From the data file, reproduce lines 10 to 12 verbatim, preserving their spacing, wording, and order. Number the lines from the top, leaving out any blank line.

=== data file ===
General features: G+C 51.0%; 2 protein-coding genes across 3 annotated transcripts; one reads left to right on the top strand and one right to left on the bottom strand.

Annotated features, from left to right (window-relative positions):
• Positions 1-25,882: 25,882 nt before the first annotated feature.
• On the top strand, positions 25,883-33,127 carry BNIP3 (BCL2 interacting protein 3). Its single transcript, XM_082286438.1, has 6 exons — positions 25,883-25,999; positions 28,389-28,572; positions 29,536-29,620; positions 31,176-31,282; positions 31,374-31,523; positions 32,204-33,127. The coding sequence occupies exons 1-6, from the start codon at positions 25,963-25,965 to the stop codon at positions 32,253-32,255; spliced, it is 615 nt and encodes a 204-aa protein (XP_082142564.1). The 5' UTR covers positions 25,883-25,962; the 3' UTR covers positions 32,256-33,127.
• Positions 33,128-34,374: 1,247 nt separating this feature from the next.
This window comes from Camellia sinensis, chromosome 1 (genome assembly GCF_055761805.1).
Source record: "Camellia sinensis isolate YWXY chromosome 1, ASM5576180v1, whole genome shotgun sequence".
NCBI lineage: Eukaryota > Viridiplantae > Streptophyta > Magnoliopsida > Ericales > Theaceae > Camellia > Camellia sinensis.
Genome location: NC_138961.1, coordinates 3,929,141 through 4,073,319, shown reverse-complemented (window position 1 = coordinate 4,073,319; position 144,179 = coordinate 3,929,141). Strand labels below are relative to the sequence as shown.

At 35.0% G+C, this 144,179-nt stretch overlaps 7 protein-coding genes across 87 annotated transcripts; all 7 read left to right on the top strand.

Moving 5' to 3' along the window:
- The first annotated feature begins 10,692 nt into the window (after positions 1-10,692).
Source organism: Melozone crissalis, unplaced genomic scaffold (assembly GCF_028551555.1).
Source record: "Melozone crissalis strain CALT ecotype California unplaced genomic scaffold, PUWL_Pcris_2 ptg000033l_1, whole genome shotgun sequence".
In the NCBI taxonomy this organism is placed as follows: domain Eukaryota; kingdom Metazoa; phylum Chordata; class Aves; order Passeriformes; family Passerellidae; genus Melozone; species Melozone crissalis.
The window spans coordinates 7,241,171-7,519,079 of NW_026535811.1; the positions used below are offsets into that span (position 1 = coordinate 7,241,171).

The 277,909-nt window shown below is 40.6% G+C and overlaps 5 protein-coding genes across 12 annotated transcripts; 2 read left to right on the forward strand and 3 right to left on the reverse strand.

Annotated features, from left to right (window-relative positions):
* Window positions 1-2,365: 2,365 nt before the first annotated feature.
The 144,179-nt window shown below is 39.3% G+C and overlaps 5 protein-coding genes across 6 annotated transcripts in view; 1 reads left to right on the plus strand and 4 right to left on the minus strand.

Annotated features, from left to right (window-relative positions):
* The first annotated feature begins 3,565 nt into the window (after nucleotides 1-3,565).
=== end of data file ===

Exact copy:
At 35.0% G+C, this 144,179-nt stretch overlaps 7 protein-coding genes across 87 annotated transcripts; all 7 read left to right on the top strand.

Moving 5' to 3' along the window:
- The first annotated feature begins 10,692 nt into the window (after positions 1-10,692).